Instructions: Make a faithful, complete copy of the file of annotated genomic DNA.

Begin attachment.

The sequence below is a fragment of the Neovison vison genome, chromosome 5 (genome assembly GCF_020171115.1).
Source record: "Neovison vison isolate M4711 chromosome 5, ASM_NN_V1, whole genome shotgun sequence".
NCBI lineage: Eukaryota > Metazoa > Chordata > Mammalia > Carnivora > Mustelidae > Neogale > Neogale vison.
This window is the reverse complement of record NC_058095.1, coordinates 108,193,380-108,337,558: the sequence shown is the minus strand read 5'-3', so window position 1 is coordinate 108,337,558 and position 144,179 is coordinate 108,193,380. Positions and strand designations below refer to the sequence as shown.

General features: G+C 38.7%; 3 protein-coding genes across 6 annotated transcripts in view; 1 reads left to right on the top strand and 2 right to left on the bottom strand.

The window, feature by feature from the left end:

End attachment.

The sequence below is a fragment of the Neovison vison genome, chromosome 5 (genome assembly GCF_020171115.1).
Source record: "Neovison vison isolate M4711 chromosome 5, ASM_NN_V1, whole genome shotgun sequence".
NCBI lineage: Eukaryota > Metazoa > Chordata > Mammalia > Carnivora > Mustelidae > Neogale > Neogale vison.
This window is the reverse complement of record NC_058095.1, coordinates 108,193,380-108,337,558: the sequence shown is the minus strand read 5'-3', so window position 1 is coordinate 108,337,558 and position 144,179 is coordinate 108,193,380. Positions and strand designations below refer to the sequence as shown.

General features: G+C 38.7%; 3 protein-coding genes across 6 annotated transcripts in view; 1 reads left to right on the top strand and 2 right to left on the bottom strand.

The window, feature by feature from the left end: